The British government is following in the footsteps of other European countries and implementing policies to shield vulnerable companies from unwanted foreign takeovers with a focus on the tech sector amid the fallout from Covid-19.

The reform to the 2002 Enterprise Act – brought to parliament on June 22 – will allow the government to scrutinise strategic foreign takeovers to ensure they do not undermine the UK’s ability to combat a public health emergency


“These measures will strike the right balance between the UK’s national security and resilience while maintaining our world-leading position as an attractive place to invest – the UK is open for investment, but not for exploitation,” said business secretary Alok Sharma in a statement.

The new powers will enable the government to intervene if a business directly involved in a pandemic response – such as a vaccine research company or personal protective equipment manufacturer – finds itself a takeover target.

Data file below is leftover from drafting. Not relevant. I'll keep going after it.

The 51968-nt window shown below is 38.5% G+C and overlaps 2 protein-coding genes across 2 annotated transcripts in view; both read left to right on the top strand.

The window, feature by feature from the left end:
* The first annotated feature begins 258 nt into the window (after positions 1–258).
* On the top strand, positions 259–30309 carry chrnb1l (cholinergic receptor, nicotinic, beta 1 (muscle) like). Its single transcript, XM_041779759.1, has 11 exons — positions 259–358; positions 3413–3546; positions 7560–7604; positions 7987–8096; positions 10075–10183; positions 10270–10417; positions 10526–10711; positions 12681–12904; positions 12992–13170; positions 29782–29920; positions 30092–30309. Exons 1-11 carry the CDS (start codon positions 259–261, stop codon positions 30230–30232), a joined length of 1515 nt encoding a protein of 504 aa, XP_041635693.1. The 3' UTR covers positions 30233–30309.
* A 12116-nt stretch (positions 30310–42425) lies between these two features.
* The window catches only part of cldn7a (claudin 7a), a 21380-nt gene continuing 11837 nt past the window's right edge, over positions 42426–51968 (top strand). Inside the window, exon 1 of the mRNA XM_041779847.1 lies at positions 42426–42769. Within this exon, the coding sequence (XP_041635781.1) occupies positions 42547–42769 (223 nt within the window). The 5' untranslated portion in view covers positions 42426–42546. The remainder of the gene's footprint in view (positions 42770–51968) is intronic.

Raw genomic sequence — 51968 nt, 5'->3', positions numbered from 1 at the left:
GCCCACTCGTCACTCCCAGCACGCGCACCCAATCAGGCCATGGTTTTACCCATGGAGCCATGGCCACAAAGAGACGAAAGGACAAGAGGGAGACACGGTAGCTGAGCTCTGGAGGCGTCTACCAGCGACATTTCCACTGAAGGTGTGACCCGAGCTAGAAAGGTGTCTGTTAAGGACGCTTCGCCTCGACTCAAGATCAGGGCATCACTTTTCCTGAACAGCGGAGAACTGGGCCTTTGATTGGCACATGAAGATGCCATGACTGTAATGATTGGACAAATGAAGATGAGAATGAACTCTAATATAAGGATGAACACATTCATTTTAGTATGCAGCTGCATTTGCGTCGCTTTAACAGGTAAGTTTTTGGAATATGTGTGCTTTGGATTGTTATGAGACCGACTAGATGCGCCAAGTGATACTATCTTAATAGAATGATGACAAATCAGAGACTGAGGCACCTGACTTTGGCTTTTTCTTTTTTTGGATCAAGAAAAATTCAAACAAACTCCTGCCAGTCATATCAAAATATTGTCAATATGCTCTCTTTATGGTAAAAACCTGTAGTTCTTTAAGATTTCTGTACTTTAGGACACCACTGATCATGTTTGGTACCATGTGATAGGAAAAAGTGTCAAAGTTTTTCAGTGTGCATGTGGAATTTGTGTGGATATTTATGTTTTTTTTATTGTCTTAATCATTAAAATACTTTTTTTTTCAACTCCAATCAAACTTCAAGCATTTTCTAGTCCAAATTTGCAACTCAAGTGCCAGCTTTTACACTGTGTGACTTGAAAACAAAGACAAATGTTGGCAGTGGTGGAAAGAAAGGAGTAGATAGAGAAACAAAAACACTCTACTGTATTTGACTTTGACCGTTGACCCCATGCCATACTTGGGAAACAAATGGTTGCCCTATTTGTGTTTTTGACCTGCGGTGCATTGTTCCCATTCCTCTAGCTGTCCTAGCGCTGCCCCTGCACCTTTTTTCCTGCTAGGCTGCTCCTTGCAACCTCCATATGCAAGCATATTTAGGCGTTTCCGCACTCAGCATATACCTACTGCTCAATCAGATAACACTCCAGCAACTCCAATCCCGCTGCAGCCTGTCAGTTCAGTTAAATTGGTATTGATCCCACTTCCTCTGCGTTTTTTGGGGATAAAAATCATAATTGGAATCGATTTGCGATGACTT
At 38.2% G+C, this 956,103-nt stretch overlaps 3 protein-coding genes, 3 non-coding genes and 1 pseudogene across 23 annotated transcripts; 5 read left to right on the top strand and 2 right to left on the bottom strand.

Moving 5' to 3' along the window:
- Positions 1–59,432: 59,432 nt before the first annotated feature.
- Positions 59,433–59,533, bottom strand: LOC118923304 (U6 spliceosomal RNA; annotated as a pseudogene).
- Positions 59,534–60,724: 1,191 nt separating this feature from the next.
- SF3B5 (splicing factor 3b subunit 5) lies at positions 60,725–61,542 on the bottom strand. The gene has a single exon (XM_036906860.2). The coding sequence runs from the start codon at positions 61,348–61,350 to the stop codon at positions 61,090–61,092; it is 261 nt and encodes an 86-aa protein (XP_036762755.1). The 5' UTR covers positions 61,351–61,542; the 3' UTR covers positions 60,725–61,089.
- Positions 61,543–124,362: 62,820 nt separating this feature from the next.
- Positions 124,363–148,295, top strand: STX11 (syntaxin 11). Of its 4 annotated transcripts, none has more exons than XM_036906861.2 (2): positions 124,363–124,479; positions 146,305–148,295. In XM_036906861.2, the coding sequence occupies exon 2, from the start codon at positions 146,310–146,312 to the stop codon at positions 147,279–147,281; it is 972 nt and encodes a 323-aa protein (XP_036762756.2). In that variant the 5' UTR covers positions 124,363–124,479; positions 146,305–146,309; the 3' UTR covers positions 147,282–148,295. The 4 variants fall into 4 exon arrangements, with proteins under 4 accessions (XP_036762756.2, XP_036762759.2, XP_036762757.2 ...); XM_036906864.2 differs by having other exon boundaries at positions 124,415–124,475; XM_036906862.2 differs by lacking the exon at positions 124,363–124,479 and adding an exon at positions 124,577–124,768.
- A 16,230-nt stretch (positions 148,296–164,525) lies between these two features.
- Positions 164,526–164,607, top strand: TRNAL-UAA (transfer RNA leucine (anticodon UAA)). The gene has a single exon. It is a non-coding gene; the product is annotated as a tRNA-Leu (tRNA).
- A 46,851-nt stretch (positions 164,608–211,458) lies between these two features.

Protection for tech sector

The new rules are not limited to the health industry. Since 2018, the government has had the power to scrutinise takeovers of enterprises in sensitive areas, such as computer hardware, products for military applications and quantum technology. These powers will be expanded to include artificial intelligence, cryptographic authentication technology and advanced materials.

British artificial intelligence companies secured a record $1bn investment between March and September 2019, surpassing the whole of 2018, according to data from Crunchbase and TechNation. However, the government is on alert following an emergency commons inquiry into potential asset-stripping of UK high-tech firms following an aborted Chinese takeover of Hertfordshire-based chip designer Imagination Technologies in April.

“The government wants to review foreign investment in British companies which are critical to the pandemic response, so it can maintain control over issues of public health. Many countries have already done the same, such as Spain, France, Australia and Italy,” said Samantha Mobley, a partner specialising in trade and competition law at Baker McKenzie.

“It shows how seriously the government is taking the issue of protecting British companies in sensitive business areas from foreign influence. With digitalisation, AI is now a part of most industries so the potential impact of these latest reforms is far reaching across British business,” she added.

The British government’s move follows the implementation of tougher screening measures around the world. The European Union recently announced plans to defend itself against subsidised foreign businesses and assert “strategic autonomy” from China and the US.